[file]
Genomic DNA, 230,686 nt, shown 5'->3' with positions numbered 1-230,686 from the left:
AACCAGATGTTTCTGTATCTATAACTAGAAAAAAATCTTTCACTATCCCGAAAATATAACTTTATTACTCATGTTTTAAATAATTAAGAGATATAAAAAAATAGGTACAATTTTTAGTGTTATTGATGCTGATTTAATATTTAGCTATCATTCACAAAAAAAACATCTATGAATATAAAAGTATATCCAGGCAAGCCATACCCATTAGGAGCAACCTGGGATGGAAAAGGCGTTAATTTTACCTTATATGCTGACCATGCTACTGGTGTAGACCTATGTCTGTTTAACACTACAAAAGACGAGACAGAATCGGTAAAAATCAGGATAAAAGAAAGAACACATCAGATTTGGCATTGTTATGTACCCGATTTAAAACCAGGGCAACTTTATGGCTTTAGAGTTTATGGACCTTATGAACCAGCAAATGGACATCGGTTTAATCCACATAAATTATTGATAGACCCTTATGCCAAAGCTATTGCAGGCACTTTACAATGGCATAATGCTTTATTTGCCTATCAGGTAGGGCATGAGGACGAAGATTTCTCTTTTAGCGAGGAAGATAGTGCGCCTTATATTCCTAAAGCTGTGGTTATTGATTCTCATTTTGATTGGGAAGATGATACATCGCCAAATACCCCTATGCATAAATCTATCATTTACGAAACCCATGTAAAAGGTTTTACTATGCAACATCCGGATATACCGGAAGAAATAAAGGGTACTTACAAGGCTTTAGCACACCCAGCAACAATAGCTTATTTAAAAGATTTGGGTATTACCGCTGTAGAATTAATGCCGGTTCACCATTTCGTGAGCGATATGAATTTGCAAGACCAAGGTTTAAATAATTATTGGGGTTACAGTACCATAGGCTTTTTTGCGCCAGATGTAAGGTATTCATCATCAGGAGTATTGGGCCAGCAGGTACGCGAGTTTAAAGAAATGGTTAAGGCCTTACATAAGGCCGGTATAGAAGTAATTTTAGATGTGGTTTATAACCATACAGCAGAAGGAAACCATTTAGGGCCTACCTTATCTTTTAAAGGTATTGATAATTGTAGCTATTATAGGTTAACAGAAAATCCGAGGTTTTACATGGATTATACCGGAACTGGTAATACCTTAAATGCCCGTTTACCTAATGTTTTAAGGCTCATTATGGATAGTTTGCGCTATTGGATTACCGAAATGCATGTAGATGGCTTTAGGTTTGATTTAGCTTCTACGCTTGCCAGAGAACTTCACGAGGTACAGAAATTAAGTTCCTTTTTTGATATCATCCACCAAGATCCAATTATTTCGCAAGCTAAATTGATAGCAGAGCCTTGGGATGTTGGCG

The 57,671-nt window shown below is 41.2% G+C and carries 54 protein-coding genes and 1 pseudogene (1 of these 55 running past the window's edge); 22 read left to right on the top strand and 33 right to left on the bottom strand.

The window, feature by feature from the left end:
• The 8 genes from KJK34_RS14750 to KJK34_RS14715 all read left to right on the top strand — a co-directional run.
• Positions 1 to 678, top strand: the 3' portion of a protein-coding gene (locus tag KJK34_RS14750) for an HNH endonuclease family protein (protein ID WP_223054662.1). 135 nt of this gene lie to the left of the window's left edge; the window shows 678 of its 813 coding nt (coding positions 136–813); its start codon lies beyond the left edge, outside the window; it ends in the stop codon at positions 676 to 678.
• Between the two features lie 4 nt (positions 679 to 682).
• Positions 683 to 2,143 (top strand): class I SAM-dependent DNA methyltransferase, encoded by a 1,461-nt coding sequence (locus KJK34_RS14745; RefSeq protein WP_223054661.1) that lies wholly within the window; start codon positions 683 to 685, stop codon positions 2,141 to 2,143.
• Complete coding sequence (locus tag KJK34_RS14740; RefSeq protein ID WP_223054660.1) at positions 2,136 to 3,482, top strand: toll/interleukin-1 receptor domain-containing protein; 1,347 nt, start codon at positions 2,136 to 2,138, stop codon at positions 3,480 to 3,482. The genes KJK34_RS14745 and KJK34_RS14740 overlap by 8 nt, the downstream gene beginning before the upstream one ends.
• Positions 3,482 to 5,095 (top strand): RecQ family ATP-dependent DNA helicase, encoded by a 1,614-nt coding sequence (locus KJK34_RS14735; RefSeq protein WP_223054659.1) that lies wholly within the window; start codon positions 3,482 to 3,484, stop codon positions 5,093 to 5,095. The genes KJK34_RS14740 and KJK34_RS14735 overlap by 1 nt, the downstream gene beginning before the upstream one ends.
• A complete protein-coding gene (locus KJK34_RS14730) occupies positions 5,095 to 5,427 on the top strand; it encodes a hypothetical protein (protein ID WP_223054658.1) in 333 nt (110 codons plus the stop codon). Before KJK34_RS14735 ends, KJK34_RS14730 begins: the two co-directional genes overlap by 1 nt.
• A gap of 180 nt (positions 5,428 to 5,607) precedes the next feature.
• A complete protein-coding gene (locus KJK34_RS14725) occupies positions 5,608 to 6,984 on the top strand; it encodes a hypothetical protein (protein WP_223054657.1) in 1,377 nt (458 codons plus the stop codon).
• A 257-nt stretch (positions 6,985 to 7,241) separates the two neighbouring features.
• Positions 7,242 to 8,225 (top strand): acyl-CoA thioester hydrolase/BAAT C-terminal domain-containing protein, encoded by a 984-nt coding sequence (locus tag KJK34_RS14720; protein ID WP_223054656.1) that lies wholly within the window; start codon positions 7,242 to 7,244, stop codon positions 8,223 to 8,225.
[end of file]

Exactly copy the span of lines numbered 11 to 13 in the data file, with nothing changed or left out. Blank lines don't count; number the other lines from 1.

• A complete protein-coding gene (locus KJK34_RS14730) occupies positions 5,095 to 5,427 on the top strand; it encodes a hypothetical protein (protein ID WP_223054658.1) in 333 nt (110 codons plus the stop codon). Before KJK34_RS14735 ends, KJK34_RS14730 begins: the two co-directional genes overlap by 1 nt.
• A gap of 180 nt (positions 5,428 to 5,607) precedes the next feature.
• A complete protein-coding gene (locus KJK34_RS14725) occupies positions 5,608 to 6,984 on the top strand; it encodes a hypothetical protein (protein WP_223054657.1) in 1,377 nt (458 codons plus the stop codon).